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The New Testament Didn't Drop Out of Heaven
Rick Brannan with John D. Barry
The New Testament didn’t drop out of heaven. It was written and reproduced by people who were following God’s will and the leading of His Spirit. And the people who wrote it were persecuted, beaten and murdered for their beliefs. Likewise, many people who copied New Testament books, used them, and stored them, did so knowing that they could die for possessing this holy text. Some Roman authorities were not too pleased to have a Jewish teacher called the Son of God instead of Caesar. And they also didn’t like people following His way and rule over the regulations they had put in place. Because of this, the Christian faith was often perceived as being anti-empire.
Yet we still have many ancient copies of the New Testament. Our oldest fragment is called P52 (papyrus fragment 52). It contains John 18:31–33 and 37–38. It dates from 100–125 AD, which is shorter than a lifetime after John would have died—which means it could be one of the first copies of John’s Gospel. In total, 93 papyri¹¹ This figure combines fragments that are likely one manuscript: P1/P64/P67; P15/P16; P49/P65; and P77/P103. With these manuscripts not combined, this figure is increased to 98, and the total to 167. dating to the 5th century or earlier that contain sections of the New Testament have been discovered.
Our oldest nearly complete bibles, named Codex Sinaiticus and Codex Vaticanus, date from the 4th century. A third nearly complete Bible, called Codex Alexandrinus, is from the 5th century. Another 69 manuscripts written on animal skins that date within the same chronological range are known to scholars. In total, 162 textual witnesses to the New Testament books produced in the 5th century or earlier have been discovered.
Let’s take a look at one New Testament book, the Gospel of John. Among the manuscripts noted above, 38 of them contain portions of the Gospel of John. By comparison, there are only three copies of the Gnostic Gospel of Thomas in its original language and only one of another Gnostic gospel, the Gospel of Mary. The infamous Gospel of Judas only has one translation (in Coptic) attesting its existence. It isn’t hard to figure out which gospels were more widely used and highly regarded.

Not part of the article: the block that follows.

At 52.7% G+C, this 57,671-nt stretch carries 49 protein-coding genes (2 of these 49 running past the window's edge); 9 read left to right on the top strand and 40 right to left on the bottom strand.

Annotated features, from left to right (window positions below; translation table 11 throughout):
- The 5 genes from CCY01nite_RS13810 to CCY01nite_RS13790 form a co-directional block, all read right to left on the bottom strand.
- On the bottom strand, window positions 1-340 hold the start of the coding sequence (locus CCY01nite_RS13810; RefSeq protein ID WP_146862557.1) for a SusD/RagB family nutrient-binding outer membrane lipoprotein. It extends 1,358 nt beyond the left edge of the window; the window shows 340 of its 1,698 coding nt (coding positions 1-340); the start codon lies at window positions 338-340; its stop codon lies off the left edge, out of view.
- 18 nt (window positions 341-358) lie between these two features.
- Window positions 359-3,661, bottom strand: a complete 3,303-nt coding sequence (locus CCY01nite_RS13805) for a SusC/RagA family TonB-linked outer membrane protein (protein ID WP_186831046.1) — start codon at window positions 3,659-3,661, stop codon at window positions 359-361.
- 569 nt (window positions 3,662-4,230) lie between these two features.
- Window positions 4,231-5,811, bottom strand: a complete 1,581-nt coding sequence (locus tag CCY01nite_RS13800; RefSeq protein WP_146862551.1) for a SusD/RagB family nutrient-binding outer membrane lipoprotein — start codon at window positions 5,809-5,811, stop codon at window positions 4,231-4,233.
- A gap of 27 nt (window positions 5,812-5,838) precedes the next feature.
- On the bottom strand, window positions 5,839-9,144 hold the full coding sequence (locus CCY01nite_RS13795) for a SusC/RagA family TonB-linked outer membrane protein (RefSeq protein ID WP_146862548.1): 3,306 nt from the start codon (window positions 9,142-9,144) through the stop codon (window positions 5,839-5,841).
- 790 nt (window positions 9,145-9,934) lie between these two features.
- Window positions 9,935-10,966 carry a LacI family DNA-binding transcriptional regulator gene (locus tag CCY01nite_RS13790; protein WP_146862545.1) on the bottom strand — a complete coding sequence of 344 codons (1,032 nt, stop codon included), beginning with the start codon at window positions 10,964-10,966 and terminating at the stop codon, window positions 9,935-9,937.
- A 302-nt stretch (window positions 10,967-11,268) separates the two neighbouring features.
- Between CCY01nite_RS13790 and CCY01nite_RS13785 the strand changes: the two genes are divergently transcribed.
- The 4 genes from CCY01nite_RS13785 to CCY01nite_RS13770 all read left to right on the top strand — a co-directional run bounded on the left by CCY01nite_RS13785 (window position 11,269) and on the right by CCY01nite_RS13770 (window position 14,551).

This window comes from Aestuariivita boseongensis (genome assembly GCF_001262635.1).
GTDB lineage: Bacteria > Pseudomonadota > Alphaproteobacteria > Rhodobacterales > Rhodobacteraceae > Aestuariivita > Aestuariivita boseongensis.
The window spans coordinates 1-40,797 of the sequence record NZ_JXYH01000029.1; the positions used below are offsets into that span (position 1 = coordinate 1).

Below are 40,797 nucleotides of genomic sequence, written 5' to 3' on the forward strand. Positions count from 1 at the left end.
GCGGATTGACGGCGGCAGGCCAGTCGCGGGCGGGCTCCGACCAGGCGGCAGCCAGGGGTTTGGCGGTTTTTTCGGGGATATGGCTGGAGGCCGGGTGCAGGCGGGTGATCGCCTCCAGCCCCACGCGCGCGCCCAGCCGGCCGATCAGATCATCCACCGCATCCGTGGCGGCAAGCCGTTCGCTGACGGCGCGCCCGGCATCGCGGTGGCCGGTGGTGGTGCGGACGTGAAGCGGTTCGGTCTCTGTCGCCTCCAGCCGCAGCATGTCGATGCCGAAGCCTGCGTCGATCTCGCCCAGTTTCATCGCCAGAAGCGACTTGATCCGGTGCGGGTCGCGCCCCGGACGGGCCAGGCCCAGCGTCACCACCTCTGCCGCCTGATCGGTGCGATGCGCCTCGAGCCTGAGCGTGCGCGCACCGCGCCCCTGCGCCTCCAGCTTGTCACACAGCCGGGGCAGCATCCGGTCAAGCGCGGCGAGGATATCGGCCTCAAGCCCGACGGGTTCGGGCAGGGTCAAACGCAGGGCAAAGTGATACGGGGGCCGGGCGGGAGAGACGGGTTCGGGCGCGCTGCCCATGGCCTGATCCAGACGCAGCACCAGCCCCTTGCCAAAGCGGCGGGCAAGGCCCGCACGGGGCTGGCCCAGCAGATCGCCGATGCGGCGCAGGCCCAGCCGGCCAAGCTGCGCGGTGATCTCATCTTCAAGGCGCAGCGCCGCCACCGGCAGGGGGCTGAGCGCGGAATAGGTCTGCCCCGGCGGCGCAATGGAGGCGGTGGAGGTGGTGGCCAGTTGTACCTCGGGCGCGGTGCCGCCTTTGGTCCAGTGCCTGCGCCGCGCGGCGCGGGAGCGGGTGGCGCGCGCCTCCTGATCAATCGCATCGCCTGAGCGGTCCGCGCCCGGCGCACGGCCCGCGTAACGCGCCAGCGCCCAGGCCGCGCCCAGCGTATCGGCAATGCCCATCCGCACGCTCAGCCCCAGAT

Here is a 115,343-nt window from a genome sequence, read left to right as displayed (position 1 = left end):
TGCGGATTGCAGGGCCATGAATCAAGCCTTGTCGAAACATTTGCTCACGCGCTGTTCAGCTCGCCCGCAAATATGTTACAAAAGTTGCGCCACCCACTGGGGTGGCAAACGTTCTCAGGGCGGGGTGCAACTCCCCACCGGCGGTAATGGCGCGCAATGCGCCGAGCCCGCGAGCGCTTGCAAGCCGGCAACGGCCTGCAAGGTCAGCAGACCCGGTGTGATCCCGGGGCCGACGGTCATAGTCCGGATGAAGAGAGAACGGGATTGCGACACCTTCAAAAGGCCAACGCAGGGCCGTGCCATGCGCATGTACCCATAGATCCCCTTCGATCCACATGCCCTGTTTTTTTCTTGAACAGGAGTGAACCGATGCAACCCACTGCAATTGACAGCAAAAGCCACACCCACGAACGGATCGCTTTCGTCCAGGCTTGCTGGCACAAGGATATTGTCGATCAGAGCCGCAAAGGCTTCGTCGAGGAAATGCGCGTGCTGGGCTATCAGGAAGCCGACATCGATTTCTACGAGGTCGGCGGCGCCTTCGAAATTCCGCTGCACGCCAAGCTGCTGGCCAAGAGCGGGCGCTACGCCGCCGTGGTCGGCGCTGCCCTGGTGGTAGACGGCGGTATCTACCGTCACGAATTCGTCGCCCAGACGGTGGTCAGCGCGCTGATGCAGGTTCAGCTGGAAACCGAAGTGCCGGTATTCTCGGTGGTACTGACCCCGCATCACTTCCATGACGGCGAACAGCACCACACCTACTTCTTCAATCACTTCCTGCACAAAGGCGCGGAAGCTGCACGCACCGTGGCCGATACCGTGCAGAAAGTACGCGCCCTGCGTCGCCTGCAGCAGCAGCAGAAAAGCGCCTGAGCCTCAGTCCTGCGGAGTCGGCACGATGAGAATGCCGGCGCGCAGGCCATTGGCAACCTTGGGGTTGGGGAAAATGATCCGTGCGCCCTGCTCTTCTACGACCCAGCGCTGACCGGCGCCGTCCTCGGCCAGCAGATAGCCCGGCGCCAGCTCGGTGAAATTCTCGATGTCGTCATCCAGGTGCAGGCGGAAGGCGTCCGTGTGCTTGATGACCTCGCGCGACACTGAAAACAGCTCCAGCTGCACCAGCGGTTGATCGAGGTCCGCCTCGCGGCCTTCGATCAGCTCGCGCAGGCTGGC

Amount of 5th Century and before Copies of New Testament Books
(click to enlarge)
The total tallies represent the amount of copies attesting to each book. Small fragments and whole books count the same. If a manuscript contains more than one book, it has been counted once for each book it contains.
Aland, Barbara, Kurt Aland, Johannes Karavidopoulos, Carlo M. Martini, Bruce M. Metzger, eds. Novum Testamentum Graece, 27th ed. Stuttgart: Deutsche Bibelgesellschaft, 1998. Logos.com/NA27
Comfort, Philip W. and David P. Barrett, The Text of the Earliest New Testament Greek Manuscripts. Wheaton: Tyndale House, 2001. Logos.com/EarlyNewTestament
Institute for New Testament Textual Research, “Continuation of the list of manuscripts.” Accessed 7 Sept 2009. Online: http://www.uni-muenster.de/INTF/KgLSGII09_08_28-2.pdf
Niese, Benedikt, David C. Noe, and Laura A. Marshall. Works of Flavius Josephus: Prefatory Material (English). Bellingham, WA: Logos Bible Software, 2008. Logos.com/JosephusApparatus
Robinson, James, ed., The Nag Hammadi Library in English, Fourth revised ed. Leiden: E.J. Brill, 1996. Logos.com/NagHammadi
Robinson, James McConkey, Paul Hoffmann, and John S. Kloppenborg. The Critical Edition of Q : Synopsis Including the Gospels of Matthew and Luke, Mark and Thomas With English, German, and French Translations of Q and Thomas. Hermeneia—a Critical and Historical Commentary on the Bible. Minneapolis; Leuven: Fortress Press; Peeters, 2000. Logos.com/Hermeneia
Von Tischendorf, Constantin, Caspar René Gregory and Ezra Abbot, eds. Novum Testamentum Graece: Apparatus Criticus. Bellingham, WA: Logos Bible Software, 2005. Logos.com/TischendorfApparatus
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